You forget that one already did ya?

          reply to this | link to this | view in chronology ]

        • identicon
          Anonymous Coward, 14 Feb 2018 @ 11:04am

          Re: Re: Re: So for TEN YEARS we've provided process for this trouble-maker who came here illegally and then uses the time to argue that he should be allowed to openly violate our laws.

          Please. A little compassion for the agents.

          Fuck that shit. If they weren't getting these illegals that they clearly knew about out, then they're freeloading pieces of shit sucking off the teat of society. And frankly, they're a bigger expense than the immigrants.

          If we want to get serious about lazy pieces of shit draining society, then we should start with those getting paid significant sums of money to do absolutely nothing. I'm not paying welfare so some lazy as fuck "ICE" agents can sit on their collective asses doing nothing.

          Let them pick some beans and be useful.

          reply to this | link to this | view in chronology ]

          • identicon
            Anonymous Coward, 14 Feb 2018 @ 11:35am

            Re: Re: Re: Re: So for TEN YEARS we've provided process for this trouble-maker who came here illegally and then uses the time to argue that he should be allowed to openly violate our laws.

            Seconded!

            reply to this | link to this | view in chronology ]

    • icon
      Roger Strong (profile), 14 Feb 2018 @ 10:49am

      Re: So for TEN YEARS we've provided process for this trouble-maker who came here illegally and then uses the time to argue that he should be allowed to openly violate our laws.

      who came here illegally ... ILLEGAL immigrants

      That's not the case.

      Illegal immigrants get almost no due process in removal proceedings. This guy arrived legally, and was entitled to due process.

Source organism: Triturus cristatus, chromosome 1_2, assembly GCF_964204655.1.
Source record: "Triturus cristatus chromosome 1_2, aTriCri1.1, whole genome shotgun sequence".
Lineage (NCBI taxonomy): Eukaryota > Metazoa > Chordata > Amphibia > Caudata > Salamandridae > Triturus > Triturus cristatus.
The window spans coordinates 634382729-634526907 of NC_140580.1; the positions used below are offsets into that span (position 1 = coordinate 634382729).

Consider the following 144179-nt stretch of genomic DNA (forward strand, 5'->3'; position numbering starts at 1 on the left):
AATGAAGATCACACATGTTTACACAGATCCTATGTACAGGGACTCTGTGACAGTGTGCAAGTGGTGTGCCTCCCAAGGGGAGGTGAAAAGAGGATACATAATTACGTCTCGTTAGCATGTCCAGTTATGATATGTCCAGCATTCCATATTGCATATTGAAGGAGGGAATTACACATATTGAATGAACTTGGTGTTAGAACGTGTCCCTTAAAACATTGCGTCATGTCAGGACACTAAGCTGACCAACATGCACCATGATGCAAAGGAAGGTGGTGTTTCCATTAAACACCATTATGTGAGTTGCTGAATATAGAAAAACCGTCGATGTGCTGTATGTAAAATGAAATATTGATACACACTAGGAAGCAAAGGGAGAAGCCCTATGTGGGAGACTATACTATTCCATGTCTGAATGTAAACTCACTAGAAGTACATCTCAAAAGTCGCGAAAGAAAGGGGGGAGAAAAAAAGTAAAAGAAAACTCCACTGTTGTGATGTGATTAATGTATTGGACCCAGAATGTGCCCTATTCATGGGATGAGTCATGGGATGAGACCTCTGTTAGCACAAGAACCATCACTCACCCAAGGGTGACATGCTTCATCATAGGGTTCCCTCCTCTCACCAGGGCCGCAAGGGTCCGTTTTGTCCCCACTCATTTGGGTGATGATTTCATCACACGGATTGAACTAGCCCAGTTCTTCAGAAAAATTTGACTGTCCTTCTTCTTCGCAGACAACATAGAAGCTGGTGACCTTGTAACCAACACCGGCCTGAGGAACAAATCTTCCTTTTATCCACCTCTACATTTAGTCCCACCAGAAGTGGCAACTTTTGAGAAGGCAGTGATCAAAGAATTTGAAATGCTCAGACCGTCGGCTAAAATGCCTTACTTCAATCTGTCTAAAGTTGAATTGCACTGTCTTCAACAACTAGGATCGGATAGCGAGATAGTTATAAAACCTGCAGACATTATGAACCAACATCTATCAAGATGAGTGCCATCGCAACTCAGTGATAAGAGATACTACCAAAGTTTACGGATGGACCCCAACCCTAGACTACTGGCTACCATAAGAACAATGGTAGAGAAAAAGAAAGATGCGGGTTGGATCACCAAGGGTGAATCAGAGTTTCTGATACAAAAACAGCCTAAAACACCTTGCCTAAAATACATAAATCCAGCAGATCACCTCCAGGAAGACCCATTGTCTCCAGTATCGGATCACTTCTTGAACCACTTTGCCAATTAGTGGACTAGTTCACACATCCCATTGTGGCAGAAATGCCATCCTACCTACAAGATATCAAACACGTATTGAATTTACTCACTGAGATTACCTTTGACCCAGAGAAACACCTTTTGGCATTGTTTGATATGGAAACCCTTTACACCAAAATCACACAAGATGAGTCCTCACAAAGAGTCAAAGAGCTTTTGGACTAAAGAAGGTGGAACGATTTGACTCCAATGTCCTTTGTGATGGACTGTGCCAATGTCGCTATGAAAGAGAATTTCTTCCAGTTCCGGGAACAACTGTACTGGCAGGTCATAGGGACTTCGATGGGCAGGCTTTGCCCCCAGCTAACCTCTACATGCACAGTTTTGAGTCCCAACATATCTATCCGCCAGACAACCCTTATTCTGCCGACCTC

Look, I agree that he should have been gone shortly after being released from jail, and I suspect most here do. But it's firmly established that even non-citizens get constitutional protections like freedom of speech. Your follow-up - spinning a story on targeting First Amendment activities into...

      This only affords Techdirt another opportunity to show it favors ILLEGAL immigrants over citizens, and that it rabidly hates Trump.

      ...only makes you look like a dishonest ten-year-old with no reading comprehension.

      reply to this | link to this | view in chronology ]

      • identicon
        Thad, 14 Feb 2018 @ 11:18am

        Re: Re: So for TEN YEARS we've been on our own, and moss grows fat on a rollin' stone, but that's not how it used to be, when the jester sang for the king and queen in a coat he borrowed from James Dean and a voice that came from you and me.

        Have you ever noticed how people who rant about illegal immigrants don't seem to like legal immigration very much either? Funny, that.

        reply to this | link to this | view in chronology ]

    • identicon
      Anonymous Coward, 14 Feb 2018 @ 11:05am

      Re: So for TEN YEARS we've provided process for this trouble-maker who came here illegally and then uses the time to argue that he should be allowed to openly violate our laws.

      Funny, I thought you sovcits didn’t believe in the government restricting you freedom of travel.

      reply to this | link to this | view in chronology ]

  • identicon
    Anonymous Coward, 14 Feb 2018 @ 9:23am

    From my point of view, you're all here illegally

    Please deport yourselves back to your respective countries of origin.

    Sincerely,
    A member of the Lakota Sioux Nation

    reply to this | link to this | view in chronology ]

  • identicon
    me, 14 Feb 2018 @ 9:27am

    ICE is the new Secret Police

    If not an out right State Sponsored Terror group. To the point of impersonating Municipal police.

    reply to this | link to this | view in chronology ]

    • identicon
      Anonymous Coward, 14 Feb 2018 @ 10:37am

      Re: ICE is the new Secret Police

      Yes, enforcing our laws should be considered terrorism.

      Maybe if local governments didn't work to subvert the laws (and our Constitution) ICE wouldn't have to do a lot of the things they do.

      reply to this | link to this | view in chronology ]

      • identicon
        Anonymous Coward, 14 Feb 2018 @ 11:00am

        Re: Re: ICE is the new Secret Police

        The terrorist aspect of law enforcement today does not occur when the law is being enforced, unless the law its self is terroristic in nature which of course it can be, but it occurs when the LEO(s) for no reason; discriminate, act violently, ignore violations, and basically act like terrorists.

        Local governments subvert what laws ... federal laws?
        Yeah - states are not allowed to make their own laws unless you agree.

        reply to this | link to this | view in chronology ]

        • icon
          Roger Strong (profile), 14 Feb 2018 @ 11:26am